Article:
A: Yeah, I was out there last fall, but there were a lot of cool shows. I saw a Huey Lewis cover band at a place in Logan Square. It was a Mexican restaurant, but I mean, it was a Huey Lewis cover band so it was amazing. Guys from Canadian Rifle were doing Bruce Springsteen covers. It was pretty cool. Chicago’s a pretty cool city.
J: Boston actually reminds me a lot of Chicago. I haven’t been there in a few years, but when I was, I thought it kind of had the big vibe of having stuff to do but you didn’t feel isolated since it was impersonal.
A: In June I moved to Providence, so I probably go to Boston once a week, but anymore none of Libyans are in Boston.
J: How’s Providence?
A: I like it a lot. It’s cheaper down here and you get way more for what you pay for. I have a backyard and get to live alone. I had four roommates in Boston and I lived there for seven years. There were a ton of people going in and out and it got to be a lot.
A: But there’s a lot of Music and art in Providence. Not all hardcore. And I appreciate it. A lot of times there will be an electronic band playing with a punk band and then a dude with an acoustic guitar. It makes the shows more interesting. I imagine Raleigh is sometimes like that. In Boston there will be a super aggressive hardcore show where the bands are similar. I prefer shows where the bands are all different but the people are like-minded.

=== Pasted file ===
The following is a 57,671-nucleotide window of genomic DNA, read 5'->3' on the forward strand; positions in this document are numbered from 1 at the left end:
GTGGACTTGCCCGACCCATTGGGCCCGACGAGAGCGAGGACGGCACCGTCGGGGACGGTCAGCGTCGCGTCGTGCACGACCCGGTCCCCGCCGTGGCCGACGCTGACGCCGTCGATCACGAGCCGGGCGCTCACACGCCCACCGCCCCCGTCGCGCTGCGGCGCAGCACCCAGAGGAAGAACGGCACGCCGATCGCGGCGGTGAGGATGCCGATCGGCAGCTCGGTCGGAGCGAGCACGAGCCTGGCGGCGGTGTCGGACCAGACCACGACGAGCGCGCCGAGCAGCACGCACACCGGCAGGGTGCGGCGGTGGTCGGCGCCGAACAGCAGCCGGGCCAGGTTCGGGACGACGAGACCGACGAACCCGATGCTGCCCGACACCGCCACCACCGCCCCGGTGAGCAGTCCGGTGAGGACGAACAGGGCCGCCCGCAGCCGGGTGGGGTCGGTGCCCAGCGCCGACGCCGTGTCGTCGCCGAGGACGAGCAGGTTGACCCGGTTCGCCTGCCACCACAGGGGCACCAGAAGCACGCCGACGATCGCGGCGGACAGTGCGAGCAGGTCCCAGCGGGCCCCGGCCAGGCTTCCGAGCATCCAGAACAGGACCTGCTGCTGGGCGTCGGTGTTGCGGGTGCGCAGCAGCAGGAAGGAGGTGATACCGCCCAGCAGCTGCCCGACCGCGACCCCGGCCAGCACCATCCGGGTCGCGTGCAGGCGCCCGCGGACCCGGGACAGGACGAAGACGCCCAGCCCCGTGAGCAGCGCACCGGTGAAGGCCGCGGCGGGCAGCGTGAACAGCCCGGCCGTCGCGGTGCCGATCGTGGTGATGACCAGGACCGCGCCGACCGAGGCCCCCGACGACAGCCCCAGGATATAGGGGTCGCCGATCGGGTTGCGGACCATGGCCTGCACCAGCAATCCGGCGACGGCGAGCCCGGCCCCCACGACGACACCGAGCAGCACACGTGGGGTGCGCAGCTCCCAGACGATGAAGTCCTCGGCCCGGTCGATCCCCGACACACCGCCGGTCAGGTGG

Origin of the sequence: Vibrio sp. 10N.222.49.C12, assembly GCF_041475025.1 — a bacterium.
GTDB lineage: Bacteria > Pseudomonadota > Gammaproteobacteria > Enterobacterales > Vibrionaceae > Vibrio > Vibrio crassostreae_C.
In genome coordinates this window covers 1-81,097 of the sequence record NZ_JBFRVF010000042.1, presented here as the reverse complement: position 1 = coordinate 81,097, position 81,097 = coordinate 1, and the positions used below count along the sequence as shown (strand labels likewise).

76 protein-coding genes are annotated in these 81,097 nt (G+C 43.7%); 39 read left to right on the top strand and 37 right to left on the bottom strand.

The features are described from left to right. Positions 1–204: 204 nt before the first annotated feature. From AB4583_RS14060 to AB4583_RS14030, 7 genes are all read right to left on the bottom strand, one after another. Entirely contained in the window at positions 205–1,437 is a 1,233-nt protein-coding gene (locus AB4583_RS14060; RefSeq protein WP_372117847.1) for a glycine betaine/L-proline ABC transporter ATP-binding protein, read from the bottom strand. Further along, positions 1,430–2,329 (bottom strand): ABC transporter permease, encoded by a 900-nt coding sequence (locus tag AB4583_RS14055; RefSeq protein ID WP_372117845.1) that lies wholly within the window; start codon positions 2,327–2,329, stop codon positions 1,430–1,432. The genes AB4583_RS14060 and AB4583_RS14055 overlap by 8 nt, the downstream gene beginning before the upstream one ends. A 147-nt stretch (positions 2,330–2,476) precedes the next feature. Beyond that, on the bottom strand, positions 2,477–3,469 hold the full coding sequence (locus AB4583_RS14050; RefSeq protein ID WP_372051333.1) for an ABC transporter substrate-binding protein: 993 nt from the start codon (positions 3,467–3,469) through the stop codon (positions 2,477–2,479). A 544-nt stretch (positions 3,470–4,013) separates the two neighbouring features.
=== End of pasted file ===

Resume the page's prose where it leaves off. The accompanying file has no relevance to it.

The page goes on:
J: So how’s the recording process for the new LP been?
A: We mapped out most of it the week between Christmas and New Years. Liz flew out and we recorded at Kevin’s house in Western Mass. He basically has a recording studio out of his house. We haven’t mixed it but everything’s pretty much done. I think it came out pretty well. I’m really excited to let other people hear it. Some of these songs are more than a year old at this point. We played a bunch of them on tour for years and it’s good to have a document of it instead of hearing a song in your head.
J: When do you think the record will be out?
A: Hopefully by summer. I know we’ve talked about doing a tour this summer because Dan is in grad school right now so his time off is based on school cycles. We’re going to do it on Sorry State again for sure. Daniel Lupton has been really supportive of us and been psyched about what we do.
J: What are the songs like?
A: I think, if anything, it’s still moving forward. I’ve become a better bass player and that shows on the album. I think we can really play as a band now whereas in the past, even before A Common Place, we were trying to figure out how to play. I think it’s pretty cohesive as far as playing together goes. Also, the songs are really good. It’s our best album to come out this year.
J: Nice! I can dig that.
A: Yeah. (laughs)
J: So how does a song get done by you guys? Do you each do your own parts or are there full ideas?
A: It’s never really full ideas. A lot of times I’ll record something at home with an acoustic guitar. I’ll come in with a part and then people will flesh it out and things get changed around so someone will come in with a riff or two or an idea and we go back and forth until we’re happy with it. That’s been the songwriting process all the way through. A lot of times someone will bring something in and we’re pretty harsh on each other. At this point we’ll be like “Oh, that sucks.” (Jordan laughs) And it’ll be like, “Oh, I’ve been working on this for like three weeks!” So you have to go back to the drawing board, at the least. But the stuff that’s good that makes it through the process has to be pretty good.